Solar Photovoltaic (PV) systems (solar panels) are now a very established technology and a leading source of renewable energy. They provide a great way to generate your own energy and therefore become less reliant on fossil fuels. This not only helps the environment but also saves you money on your energy bills, with an additional incentive being paid by the government in the form of the Feed in Tariff.
How do Solar Panels Work?
Solar panels can be installed quickly and easily on the roof of your property and capture energy that is released from the sun. This is converted to electricity which can then be used to power the appliances such as washing machines, ovens and light bulbs in your home.
What are the Benefits of Solar Panels?
Reduced Energy Bills – Solar panels generate electricity that you can use in your own home. This means that you don’t need to buy as much electricity from your energy supplier and therefore benefit from reduced energy bills.
Government Financial Incentive – There is a UK government financial incentive available for individuals who install solar panels at their properties. This is known as the Feed in Tariff (FIT). Feed in tariffs are split into two separate parts.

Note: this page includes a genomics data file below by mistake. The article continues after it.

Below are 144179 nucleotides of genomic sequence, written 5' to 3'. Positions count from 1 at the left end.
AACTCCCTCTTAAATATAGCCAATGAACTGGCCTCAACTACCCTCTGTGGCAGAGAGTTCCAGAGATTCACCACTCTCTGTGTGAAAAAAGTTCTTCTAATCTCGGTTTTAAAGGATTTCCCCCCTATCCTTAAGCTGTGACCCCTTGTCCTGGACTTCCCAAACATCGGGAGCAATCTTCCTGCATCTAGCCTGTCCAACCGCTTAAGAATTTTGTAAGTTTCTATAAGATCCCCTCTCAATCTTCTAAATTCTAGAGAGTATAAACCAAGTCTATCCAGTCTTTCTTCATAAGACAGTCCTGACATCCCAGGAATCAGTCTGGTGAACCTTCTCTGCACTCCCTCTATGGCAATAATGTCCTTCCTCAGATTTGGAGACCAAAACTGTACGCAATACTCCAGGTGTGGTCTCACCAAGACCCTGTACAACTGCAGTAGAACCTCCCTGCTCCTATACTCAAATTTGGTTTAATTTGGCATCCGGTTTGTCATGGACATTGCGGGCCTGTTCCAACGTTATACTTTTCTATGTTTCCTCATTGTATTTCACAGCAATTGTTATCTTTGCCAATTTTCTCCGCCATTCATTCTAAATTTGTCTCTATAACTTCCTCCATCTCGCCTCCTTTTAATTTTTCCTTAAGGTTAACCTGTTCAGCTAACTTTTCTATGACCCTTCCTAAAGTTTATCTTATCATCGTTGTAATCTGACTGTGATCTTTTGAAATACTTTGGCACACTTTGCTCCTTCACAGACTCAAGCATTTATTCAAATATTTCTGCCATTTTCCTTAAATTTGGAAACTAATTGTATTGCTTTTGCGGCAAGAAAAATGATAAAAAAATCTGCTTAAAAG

- Generation Tariff – The generation tariff is paid on all of the electricity that is generated by your solar panels, regardless of who uses it. This means that you will be paid for the electricity that you generate even if you use it to power your own home.
- Export Tariff – The export tariff is payable on energy that you generate but that you do not use within your own home. This is surplus energy that is generated by you then exported to the national grid to be used by others.
The central Feed in Tariff Register is maintained by OFGEM. Find our more about the Feed in Tariff at OFGEM’s website.
Solar Panels are Good for the Environment – Using solar panels to generate your energy means that you are less reliant on large electricity providers and therefore will consume less energy that has been produced in power stations using fossil fuels.
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